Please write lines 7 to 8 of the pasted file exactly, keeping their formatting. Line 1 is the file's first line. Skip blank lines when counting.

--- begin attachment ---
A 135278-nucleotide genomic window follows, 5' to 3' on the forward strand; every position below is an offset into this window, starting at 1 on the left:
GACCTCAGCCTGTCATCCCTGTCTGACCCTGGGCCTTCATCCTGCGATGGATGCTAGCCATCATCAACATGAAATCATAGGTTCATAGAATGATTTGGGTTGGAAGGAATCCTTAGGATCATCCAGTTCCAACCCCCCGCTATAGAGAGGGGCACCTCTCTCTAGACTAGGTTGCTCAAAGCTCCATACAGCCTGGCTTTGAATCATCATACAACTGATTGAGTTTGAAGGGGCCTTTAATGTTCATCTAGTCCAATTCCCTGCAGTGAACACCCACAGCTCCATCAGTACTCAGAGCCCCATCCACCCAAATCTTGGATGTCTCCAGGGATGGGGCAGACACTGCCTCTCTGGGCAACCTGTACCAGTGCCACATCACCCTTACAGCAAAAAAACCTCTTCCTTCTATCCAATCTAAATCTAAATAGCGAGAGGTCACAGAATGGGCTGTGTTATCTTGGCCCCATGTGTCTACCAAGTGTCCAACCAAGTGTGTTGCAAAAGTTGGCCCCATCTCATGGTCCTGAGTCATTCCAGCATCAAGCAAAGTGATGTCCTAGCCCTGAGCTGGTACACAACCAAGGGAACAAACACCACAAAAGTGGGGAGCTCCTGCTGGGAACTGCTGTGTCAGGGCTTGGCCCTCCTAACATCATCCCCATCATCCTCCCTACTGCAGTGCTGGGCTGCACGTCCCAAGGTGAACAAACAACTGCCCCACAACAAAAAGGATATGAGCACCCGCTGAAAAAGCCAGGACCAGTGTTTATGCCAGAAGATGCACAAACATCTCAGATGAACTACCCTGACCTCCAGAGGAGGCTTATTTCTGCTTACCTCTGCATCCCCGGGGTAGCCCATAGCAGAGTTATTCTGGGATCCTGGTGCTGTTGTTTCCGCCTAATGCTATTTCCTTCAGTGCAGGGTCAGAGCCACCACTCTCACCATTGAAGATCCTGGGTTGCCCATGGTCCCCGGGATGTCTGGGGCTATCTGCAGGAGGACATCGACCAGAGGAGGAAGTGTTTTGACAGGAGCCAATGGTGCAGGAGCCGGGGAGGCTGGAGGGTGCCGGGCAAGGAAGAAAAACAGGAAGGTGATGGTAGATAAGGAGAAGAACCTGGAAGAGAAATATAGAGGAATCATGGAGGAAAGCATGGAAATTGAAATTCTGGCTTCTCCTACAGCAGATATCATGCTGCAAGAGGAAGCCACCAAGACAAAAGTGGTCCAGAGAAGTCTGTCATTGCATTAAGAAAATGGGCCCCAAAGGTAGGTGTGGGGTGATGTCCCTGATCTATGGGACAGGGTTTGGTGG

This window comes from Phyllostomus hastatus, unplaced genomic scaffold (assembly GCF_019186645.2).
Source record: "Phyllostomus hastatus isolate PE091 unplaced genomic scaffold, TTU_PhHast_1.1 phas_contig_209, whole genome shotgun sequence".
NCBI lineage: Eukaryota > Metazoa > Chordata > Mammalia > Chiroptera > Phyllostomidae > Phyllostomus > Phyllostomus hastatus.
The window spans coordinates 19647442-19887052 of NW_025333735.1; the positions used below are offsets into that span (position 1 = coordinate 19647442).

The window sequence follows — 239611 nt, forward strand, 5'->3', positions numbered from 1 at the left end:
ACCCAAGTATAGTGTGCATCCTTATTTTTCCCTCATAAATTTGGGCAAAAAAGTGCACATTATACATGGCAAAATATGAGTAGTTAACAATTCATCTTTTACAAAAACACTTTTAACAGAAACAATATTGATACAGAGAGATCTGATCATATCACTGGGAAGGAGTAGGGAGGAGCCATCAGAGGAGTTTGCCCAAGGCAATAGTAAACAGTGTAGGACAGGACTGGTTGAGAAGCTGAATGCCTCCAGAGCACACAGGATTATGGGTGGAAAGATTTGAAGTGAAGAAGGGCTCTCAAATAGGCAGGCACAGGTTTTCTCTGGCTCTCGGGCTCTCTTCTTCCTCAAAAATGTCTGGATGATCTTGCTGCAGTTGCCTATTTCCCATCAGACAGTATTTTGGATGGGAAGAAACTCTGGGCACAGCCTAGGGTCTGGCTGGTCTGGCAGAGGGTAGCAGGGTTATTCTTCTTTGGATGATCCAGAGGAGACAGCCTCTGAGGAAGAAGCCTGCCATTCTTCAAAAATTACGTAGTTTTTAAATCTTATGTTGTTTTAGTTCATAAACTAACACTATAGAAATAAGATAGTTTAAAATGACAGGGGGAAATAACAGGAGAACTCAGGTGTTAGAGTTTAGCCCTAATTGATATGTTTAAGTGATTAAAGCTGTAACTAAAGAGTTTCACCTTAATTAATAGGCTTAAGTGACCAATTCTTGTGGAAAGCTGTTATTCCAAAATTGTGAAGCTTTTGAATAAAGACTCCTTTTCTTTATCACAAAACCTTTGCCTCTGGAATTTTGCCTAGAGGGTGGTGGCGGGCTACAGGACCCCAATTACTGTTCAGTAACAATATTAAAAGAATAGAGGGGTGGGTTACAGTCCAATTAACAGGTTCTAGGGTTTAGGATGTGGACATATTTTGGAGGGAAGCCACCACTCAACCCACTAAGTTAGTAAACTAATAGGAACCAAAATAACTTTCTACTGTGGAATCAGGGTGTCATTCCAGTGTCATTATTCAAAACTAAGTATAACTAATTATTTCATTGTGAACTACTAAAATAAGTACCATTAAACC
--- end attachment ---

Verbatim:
The window sequence follows — 239611 nt, forward strand, 5'->3', positions numbered from 1 at the left end:
ACCCAAGTATAGTGTGCATCCTTATTTTTCCCTCATAAATTTGGGCAAAAAAGTGCACATTATACATGGCAAAATATGAGTAGTTAACAATTCATCTTTTACAAAAACACTTTTAACAGAAACAATATTGATACAGAGAGATCTGATCATATCACTGGGAAGGAGTAGGGAGGAGCCATCAGAGGAGTTTGCCCAAGGCAATAGTAAACAGTGTAGGACAGGACTGGTTGAGAAGCTGAATGCCTCCAGAGCACACAGGATTATGGGTGGAAAGATTTGAAGTGAAGAAGGGCTCTCAAATAGGCAGGCACAGGTTTTCTCTGGCTCTCGGGCTCTCTTCTTCCTCAAAAATGTCTGGATGATCTTGCTGCAGTTGCCTATTTCCCATCAGACAGTATTTTGGATGGGAAGAAACTCTGGGCACAGCCTAGGGTCTGGCTGGTCTGGCAGAGGGTAGCAGGGTTATTCTTCTTTGGATGATCCAGAGGAGACAGCCTCTGAGGAAGAAGCCTGCCATTCTTCAAAAATTACGTAGTTTTTAAATCTTATGTTGTTTTAGTTCATAAACTAACACTATAGAAATAAGATAGTTTAAAATGACAGGGGGAAATAACAGGAGAACTCAGGTGTTAGAGTTTAGCCCTAATTGATATGTTTAAGTGATTAAAGCTGTAACTAAAGAGTTTCACCTTAATTAATAGGCTTAAGTGACCAATTCTTGTGGAAAGCTGTTATTCCAAAATTGTGAAGCTTTTGAATAAAGACTCCTTTTCTTTATCACAAAACCTTTGCCTCTGGAATTTTGCCTAGAGGGTGGTGGCGGGCTACAGGACCCCAATTACTGTTCAGTAACAATATTAAAAGAATAGAGGGGTGGGTTACAGTCCAATTAACAGGTTCTAGGGTTTAGGATGTGGACATATTTTGGAGGGAAGCCACCACTCAACCCACTAAGTTAGTAAACTAATAGGAACCAAAATAACTTTCTACTGTGGAATCAGGGTGTCATTCCAGTGTCATTATTCAAAACTAAGTATAACTAATTATTTCATTGTGAACTACTAAAATAAGTACCATTAAACC